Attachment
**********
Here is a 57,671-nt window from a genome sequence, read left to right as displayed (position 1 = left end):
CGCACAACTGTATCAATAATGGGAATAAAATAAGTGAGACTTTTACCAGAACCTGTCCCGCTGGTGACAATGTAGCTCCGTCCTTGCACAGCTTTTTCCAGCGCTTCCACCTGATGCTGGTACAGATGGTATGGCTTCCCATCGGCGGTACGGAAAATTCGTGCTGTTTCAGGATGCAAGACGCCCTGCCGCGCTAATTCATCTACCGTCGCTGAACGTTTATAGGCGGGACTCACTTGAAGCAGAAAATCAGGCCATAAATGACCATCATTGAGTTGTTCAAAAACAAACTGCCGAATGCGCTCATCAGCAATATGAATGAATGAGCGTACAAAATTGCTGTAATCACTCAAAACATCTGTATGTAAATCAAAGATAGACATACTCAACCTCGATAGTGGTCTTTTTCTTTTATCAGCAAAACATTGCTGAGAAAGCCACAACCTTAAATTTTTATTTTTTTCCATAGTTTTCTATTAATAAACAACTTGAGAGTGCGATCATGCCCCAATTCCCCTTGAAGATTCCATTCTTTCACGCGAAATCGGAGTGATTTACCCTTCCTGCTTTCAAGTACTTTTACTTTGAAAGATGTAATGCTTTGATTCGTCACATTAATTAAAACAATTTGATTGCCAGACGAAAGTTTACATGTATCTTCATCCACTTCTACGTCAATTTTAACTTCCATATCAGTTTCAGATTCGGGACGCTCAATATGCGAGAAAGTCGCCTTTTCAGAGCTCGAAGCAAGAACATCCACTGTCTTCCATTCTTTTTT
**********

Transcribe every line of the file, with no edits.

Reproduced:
Here is a 57,671-nt window from a genome sequence, read left to right as displayed (position 1 = left end):
CGCACAACTGTATCAATAATGGGAATAAAATAAGTGAGACTTTTACCAGAACCTGTCCCGCTGGTGACAATGTAGCTCCGTCCTTGCACAGCTTTTTCCAGCGCTTCCACCTGATGCTGGTACAGATGGTATGGCTTCCCATCGGCGGTACGGAAAATTCGTGCTGTTTCAGGATGCAAGACGCCCTGCCGCGCTAATTCATCTACCGTCGCTGAACGTTTATAGGCGGGACTCACTTGAAGCAGAAAATCAGGCCATAAATGACCATCATTGAGTTGTTCAAAAACAAACTGCCGAATGCGCTCATCAGCAATATGAATGAATGAGCGTACAAAATTGCTGTAATCACTCAAAACATCTGTATGTAAATCAAAGATAGACATACTCAACCTCGATAGTGGTCTTTTTCTTTTATCAGCAAAACATTGCTGAGAAAGCCACAACCTTAAATTTTTATTTTTTTCCATAGTTTTCTATTAATAAACAACTTGAGAGTGCGATCATGCCCCAATTCCCCTTGAAGATTCCATTCTTTCACGCGAAATCGGAGTGATTTACCCTTCCTGCTTTCAAGTACTTTTACTTTGAAAGATGTAATGCTTTGATTCGTCACATTAATTAAAACAATTTGATTGCCAGACGAAAGTTTACATGTATCTTCATCCACTTCTACGTCAATTTTAACTTCCATATCAGTTTCAGATTCGGGACGCTCAATATGCGAGAAAGTCGCCTTTTCAGAGCTCGAAGCAAGAACATCCACTGTCTTCCATTCTTTTTT